Once again, the city that spawned the expression "banned in Boston" is facing charges of government censorship.
This time, it's not controversial plays or books being axed, but certain advertisements submitted to the city's subways and buses - involving the relative criminality of marijuana use and the "Christianliness" of Santa Claus.
Despite repeated losses over the years to advertisers suing on free-speech grounds, the Massachusetts Bay Transportation Authority (MBTA) finds itself facing two fresh legal challenges - both claiming that the public agency is overstepping its authority to regulate ads.
Disputes over the use of public advertising space - and whether free speech protections extend to advertisers - are common. But the frequency with which the MBTA gets tangled in these disputes - five times in the past 30 years - is unusual, especially given the Massachussetts liberal reputation.
"You read the transit free-speech cases, and it's like a travel directory of the United States," says Harvey Schwartz, the attorney representing both of the current plaintiffs. "But you don't see any repeat cases.... Boston is stubborn."
Indeed, many Bostonians say there's a more profound cultural reality at play: A deep-seeded Puritan morality and the strong political influence of the Roman Catholic Church that form a conservative alterego to the region's otherwise liberal public face.
One of the two new cases is a federal lawsuit - tried earlier this month and awaiting the judge's verdict - that was brought by a drug-policy reform group, Change the Climate. The Massachusetts group encourages debate about the fairness of marijuana laws. The MBTA argues that the group's ads tacitly encourage illegal activity.
ONE of the group's three ads submitted to the MBTA depicted a teenage girl, with the text: "Smoking pot is not cool, but we're not stupid ya know. Marijuana is NOT cocaine or heroin. Tell us the truth...."
In rejecting the ads, the MBTA says it was simply acting within its guidelines that prohibit ads that contain violent criminal content, are harmful to children, or denigrate groups based on gender, race, ethnicity, religion, or political affiliation.
"We are an agency that works with the public," says MBTA spokeswoman Lydia Rivera. "We owe the community a transit that they shouldn't feel uncomfortable with.... Other transits might agree [with us], but bend a little. And we don't. We refuse."
Indeed, Washington, D.C., for example, already ran similar ads from Change the Climate. Ever since its transit agency tried unsuccessfully in 1984 to ban an ad that ridiculed Ronald Reagan as president of the "jellybean republic," about the only major guideline it's had is that ads can't carry inaccurate information, says Lisa Farbstein, Washington Metropolitan Area Transit Authority spokeswoman.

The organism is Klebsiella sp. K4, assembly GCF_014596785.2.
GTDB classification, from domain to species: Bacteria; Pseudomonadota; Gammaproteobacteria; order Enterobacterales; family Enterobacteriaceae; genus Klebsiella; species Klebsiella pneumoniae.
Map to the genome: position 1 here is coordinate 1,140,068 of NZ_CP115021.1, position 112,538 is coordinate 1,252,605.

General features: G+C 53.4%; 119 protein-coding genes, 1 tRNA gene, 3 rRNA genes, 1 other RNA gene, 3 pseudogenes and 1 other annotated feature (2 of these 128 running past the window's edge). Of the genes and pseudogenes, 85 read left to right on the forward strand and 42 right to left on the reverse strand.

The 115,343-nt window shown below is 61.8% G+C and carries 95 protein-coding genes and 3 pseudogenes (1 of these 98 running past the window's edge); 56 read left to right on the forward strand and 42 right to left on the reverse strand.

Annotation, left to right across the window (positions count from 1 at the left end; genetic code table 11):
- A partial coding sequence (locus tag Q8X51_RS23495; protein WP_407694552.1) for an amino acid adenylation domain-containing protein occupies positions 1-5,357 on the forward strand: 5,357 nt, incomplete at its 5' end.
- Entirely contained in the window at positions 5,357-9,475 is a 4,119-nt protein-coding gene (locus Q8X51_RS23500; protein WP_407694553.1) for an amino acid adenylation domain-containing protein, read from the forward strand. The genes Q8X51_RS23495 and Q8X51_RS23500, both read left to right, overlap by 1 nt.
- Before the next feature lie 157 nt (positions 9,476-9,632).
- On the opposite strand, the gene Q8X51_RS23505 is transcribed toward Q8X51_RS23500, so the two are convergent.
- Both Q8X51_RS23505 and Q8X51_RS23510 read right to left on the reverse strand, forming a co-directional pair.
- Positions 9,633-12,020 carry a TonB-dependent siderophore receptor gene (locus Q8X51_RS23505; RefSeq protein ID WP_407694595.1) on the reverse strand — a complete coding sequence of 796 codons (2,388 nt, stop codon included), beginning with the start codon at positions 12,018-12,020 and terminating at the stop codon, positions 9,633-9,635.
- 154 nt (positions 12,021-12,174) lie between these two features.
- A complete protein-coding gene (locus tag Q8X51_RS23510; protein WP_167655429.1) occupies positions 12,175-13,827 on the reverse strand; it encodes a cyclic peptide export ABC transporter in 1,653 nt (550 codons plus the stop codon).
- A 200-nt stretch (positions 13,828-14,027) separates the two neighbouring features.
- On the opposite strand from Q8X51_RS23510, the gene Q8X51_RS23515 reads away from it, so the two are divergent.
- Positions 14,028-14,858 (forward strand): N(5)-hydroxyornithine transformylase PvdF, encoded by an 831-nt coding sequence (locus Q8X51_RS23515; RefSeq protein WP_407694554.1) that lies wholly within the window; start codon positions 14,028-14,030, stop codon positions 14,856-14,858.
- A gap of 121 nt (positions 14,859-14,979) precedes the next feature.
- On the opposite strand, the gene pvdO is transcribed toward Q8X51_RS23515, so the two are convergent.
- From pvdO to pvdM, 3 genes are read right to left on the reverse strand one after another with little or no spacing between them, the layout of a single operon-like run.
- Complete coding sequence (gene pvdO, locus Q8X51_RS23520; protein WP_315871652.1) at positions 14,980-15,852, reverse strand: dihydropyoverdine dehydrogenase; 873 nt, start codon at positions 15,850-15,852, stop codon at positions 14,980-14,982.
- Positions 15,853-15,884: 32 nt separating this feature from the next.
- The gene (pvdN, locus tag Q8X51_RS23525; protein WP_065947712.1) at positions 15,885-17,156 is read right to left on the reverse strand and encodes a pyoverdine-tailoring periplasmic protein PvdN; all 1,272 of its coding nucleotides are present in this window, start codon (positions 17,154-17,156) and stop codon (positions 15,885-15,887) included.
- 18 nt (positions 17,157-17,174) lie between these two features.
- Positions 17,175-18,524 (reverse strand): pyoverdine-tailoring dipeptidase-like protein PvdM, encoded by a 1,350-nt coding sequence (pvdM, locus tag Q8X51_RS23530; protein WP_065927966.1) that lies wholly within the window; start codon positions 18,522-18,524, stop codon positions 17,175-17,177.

Legally, a public agency like the MBTA is allowed to create certain rules - like banning pornography and profanity, for instance - so long as they are enforced equally, across political views. In the case of Change the Climate, the MBTA says the ads fall into the "harmful to children" category by tacitly encouraging illegal activity.
In the case of the Church with the Good News - the plaintiff in the second new lawsuit - the MBTA claimed the church's ad violated its prohibition against denigrating a group based on religion. The church's ad promoted its website which, the MBTA says, declares other religions false.
But the court cases contend that the agency guidelines are too vague. In the last similar legal battle, a suit brought in 1994 by the AIDS Action Committee of Massachusetts, a federal court handed down an opinion saying the MBTA used a policy so vague as to be incomprehensible, says Sarah Wunsch, an attorney for the ACLU of Massachusetts.
"You'd think they'd learn," says Ms. Wunsch, noting that in court earlier this month, the MBTA was still arguing that "Boston is different: 'We have standards here.' "
Indeed, those standards are the root of a recurring trend. From its Puritan roots to the notorious Watch and Ward Society in the 1920s which outlawed, among other things, Theodore Dreiser's "An American Tragedy" and Walt Whitman's "Leaves of Grass," Boston has a very long history of enforcing morality, says Stephen Nonack, head of reader services at the Boston Athenaeum, an independent library that specializes in local history. "The term 'banned in Boston' has got a familiar ring all over the country," he adds.